Thursday, March 27, 2014

Mourning in the Victorian Age.

Death was a commonplace occurrence in the Victorian Age. Three of every twenty babies died before their first birthday, and those who survived infancy had a life expectancy of only forty-two years. No time period planned for, feared and even celebrated death more than the Victorian age.

Queen Victoria turned mourning into an art form.

The idea of deep mourning was introduced by Queen Victoria upon the death of her husband, King Albert, who died of typhoid in 1861. At that time and for forty years after (until the time of her death), the Queen mourned the loss of her beloved husband. She directed her court to dress in mourning with her for the first three years post-mortem.

Fearing the Queen's extreme actions, the Victorians elected to mimic her moral values. After her death, the world came out of mourning and began to change fashion, which introduced the Edwardian Period.

Mourning was also very expensive for all Victorians.

Mourning had to be fashionable. Many times after a period of mourning, the normal wardrobe would be out of fashion and all new clothing had to be purchased. If more than one death happened in a short period of time, (and it often did) the mourning clothing would have to be worn for a long period of time. 

If they became too soiled or worn, the mourning clothing would have to be completely replaced, which was a very large expense. There were many merchants who vied for the mourning clothes business and offered advice and etiquette of how the clothes should be worn.

When a person died, the mourning process began immediately.

Curtains were immediately drawn, clocks were stopped at the time of death and mirrors were covered because of the superstition that the spirit of the deceased could become trapped in the reflective glass.

Mourning Periods were strictly regulated and divided into two time frames: deep mourning and half mourning. A widow was expected to mourn her husband for at least two years during which time she was expected to wear black at all times with her only social time being at church.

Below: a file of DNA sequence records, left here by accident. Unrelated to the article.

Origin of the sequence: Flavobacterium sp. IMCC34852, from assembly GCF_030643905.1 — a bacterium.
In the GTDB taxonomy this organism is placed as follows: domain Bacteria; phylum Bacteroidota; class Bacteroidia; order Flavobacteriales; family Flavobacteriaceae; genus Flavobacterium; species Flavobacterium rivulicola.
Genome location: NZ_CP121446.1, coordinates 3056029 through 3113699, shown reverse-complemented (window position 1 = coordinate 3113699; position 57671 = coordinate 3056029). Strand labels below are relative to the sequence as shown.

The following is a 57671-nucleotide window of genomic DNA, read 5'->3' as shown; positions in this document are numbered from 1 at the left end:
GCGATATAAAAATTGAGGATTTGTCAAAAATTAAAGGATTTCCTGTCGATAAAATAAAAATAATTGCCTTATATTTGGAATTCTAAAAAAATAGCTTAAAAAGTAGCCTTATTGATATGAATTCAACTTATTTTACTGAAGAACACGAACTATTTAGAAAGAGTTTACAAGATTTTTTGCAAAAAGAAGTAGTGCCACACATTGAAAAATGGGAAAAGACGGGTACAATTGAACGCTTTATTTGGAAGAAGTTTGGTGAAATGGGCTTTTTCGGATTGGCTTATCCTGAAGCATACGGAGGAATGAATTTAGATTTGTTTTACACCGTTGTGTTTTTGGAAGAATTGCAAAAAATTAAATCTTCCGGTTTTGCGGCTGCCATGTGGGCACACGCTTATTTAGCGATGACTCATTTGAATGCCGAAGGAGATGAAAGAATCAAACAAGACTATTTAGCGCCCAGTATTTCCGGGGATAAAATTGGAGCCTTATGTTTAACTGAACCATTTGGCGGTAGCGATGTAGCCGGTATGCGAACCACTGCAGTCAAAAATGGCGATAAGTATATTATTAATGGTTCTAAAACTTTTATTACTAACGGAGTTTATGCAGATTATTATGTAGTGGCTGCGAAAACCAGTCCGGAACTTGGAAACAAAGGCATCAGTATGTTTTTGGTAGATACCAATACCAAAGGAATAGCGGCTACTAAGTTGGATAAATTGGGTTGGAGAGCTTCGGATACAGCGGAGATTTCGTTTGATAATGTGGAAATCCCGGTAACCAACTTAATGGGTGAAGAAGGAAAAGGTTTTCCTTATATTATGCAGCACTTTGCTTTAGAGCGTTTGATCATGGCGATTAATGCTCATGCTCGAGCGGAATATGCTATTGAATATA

Parents who lost a child were in deep mourning for nine months and half mourning for three months. Children who lost their parents mourned for the same amount of time. The death of a sibling required three months of deep mourning and three months of half mourning. In-laws, aunts, uncles, cousins and other relatives all had mourning periods that ranged from six weeks to six months.

It would not be unusual for a person to be in mourning sometimes for the better part of a year.

Mourning attire was also very strict.

Due to the strict adherence to mourning attire, it was quite easy to recognize not only who was in mourning but also for how long. Women had very specific clothing that was mandated.

For deepest mourning clothes were always black, symbolic of spiritual darkness. Dresses for deepest mourning were usually made of non-reflective paramatta silk or the cheaper bombazine. Dresses were trimmed with crape, a hard, scratchy silk with a peculiar crimped appearance produced by heat. Crape is associated with mourning because it doesn’t combine well with any other clothing – you can’t wear velvet or satin or lace or embroidery with it. 

After a specified period the crape could be removed – this was called "slighting the mourning." The color of cloth lightened as mourning went on, to grey, mauve, and white – called half-mourning.

On her head she would wear a crape bonnet with a long crape veil and a widow’s cap also of white crape with black kid gloves on her hands. All kinds of black fur and seal-skin were also worn during this time.

After six months, the crape material was removed and after three months the widow’s cap was removed. Now the widow could wear a dress made of silk garbardine, plain black grosgrain or crape trimmed cashmere with jet trimmings. She could also exchange the heavy crape veil for a lighter one.

The women's clothing was dangerous and often caused blindness.

As for the use of crape in mourning veils, medical personnel were very much opposed to its' usage. Most doctors felt that when worn over the face for an extended period of time, the black dye from the crape material was dangerous and could cause serious health problems. 

One doctor stated “it sheds its pernicious dye into the sensitive nostrils, producing catarrhal disease as well as blindness and cataract of the eye. It is a thousand pities that fashion dictates the crape veil, but so it is. It is the very banner of woe, and no one has the courage to go without it. We can only suggest to mourners wearing it that they should pin a small veil of black tulle over the eyes and nose, and throw back the heavy crape as often as possible, for health’s sake.”

And while women were slaves to their mourning attire, men however, had it easy. They simply wore their usual dark suits with black gloves and black cravats, season after season, death after death.

Nancy Burban 2014

Funeral fund

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